Americans are far behind in the consumption of fish and seafood in comparison to other parts of the world, according to Mintel's recent research.

Americans each eat an average of 15.6 pounds of fish and seafood per year, compared to 82.9 pounds of chicken and 64.9 pounds of beef. In Europe and Japan, seafood consumption is substantially higher at 37.4 pounds per capita in Europe and an impressive 88 pounds per capita in Japan.

However, Mintel said Americans show potential with consumption of fish and seafood. When Mintel asked which form of meat they were most tired of eating, only 7% reported fish compared to 40% for poultry and 23% for red meat. The Atkins high-protein/low-carb diet has undeniably had an impact on the consumption of seafood as 20% of Americans say they have increased the amount of meat and fish they eat because of the low-carb diet trend.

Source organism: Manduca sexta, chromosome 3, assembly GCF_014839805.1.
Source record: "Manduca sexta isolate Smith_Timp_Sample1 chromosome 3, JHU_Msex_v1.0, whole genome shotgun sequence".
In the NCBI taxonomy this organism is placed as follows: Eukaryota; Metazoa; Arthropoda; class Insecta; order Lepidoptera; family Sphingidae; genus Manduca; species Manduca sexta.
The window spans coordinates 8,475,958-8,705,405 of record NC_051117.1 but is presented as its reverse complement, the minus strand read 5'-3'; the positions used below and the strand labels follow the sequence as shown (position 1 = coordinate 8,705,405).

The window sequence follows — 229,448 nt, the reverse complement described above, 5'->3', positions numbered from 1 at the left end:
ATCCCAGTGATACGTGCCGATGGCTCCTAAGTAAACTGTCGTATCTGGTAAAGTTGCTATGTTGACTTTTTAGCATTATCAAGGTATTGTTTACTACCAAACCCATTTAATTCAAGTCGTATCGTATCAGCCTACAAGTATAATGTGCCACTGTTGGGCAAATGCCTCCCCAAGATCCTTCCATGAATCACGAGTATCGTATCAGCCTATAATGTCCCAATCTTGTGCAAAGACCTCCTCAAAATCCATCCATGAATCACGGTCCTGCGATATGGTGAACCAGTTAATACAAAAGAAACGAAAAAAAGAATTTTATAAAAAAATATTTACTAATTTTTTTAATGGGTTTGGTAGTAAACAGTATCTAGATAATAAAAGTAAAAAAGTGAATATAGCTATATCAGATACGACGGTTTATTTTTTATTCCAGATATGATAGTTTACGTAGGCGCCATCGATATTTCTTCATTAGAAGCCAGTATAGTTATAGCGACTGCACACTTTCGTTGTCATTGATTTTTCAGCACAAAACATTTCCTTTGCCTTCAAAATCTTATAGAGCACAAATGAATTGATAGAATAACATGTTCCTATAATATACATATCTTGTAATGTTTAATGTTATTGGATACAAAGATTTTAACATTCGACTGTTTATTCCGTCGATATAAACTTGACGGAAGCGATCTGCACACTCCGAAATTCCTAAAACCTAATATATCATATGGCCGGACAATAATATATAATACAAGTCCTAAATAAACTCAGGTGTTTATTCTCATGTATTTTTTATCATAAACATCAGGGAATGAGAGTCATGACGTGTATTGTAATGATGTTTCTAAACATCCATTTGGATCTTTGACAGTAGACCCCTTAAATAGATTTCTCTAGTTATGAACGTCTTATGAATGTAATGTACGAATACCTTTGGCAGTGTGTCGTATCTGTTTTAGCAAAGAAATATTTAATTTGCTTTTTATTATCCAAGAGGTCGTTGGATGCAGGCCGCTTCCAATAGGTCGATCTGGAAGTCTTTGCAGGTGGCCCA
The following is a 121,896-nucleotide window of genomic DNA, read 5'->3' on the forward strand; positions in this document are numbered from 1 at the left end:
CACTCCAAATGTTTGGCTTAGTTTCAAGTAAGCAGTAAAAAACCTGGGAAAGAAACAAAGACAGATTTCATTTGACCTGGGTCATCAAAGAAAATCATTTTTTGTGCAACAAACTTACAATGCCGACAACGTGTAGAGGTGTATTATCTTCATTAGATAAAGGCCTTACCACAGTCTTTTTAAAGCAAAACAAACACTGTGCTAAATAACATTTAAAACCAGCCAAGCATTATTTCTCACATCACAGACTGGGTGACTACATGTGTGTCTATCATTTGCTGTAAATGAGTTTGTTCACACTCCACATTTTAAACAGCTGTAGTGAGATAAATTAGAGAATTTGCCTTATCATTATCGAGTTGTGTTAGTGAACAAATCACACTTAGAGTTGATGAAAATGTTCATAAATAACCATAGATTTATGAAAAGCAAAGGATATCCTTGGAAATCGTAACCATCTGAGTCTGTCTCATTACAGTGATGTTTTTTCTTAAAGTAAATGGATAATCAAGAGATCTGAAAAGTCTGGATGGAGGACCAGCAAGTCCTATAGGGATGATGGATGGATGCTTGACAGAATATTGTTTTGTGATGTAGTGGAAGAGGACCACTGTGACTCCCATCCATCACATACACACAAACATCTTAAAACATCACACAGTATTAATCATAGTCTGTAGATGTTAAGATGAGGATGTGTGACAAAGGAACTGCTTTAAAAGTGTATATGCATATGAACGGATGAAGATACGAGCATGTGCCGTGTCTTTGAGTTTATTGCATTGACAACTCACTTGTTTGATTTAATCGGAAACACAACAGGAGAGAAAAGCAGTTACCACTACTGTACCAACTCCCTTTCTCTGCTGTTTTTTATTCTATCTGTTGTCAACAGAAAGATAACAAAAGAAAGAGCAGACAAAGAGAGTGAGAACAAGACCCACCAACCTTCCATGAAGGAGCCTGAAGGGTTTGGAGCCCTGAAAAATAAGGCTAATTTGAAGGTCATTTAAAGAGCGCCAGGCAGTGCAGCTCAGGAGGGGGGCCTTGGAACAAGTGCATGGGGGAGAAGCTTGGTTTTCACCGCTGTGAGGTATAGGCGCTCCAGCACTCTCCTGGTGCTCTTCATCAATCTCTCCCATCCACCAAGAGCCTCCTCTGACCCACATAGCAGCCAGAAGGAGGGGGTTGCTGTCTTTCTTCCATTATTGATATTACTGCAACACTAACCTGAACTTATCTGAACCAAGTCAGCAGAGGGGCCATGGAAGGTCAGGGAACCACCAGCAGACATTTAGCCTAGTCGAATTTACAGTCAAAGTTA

Currently, nine out of ten Americans report eating fish and seafood. Those who eat fish and seafood do so on a fairly regular basis with 28% of this group eating it two or more times per week and 32% eating it at least once a week. Just over 17% eat fish and seafood less than once a month.

The fish and seafood market is growing at a healthy pace, with an estimated 2004 increase of 7.5%. The market was relatively stagnant in 2002, but a resurgence began in 2003, fuelled by a number of converging market factors. The low-carb diet trend spurred an interest in quality protein sources, which caused poultry and red meat prices to skyrocket. This made fish and seafood a more attractive option for consumers, as fish and seafood were relatively higher in cost than other forms of protein. Sales of fish and seafood are forecast to grow 21% by 2009 to reach US$26.8bn.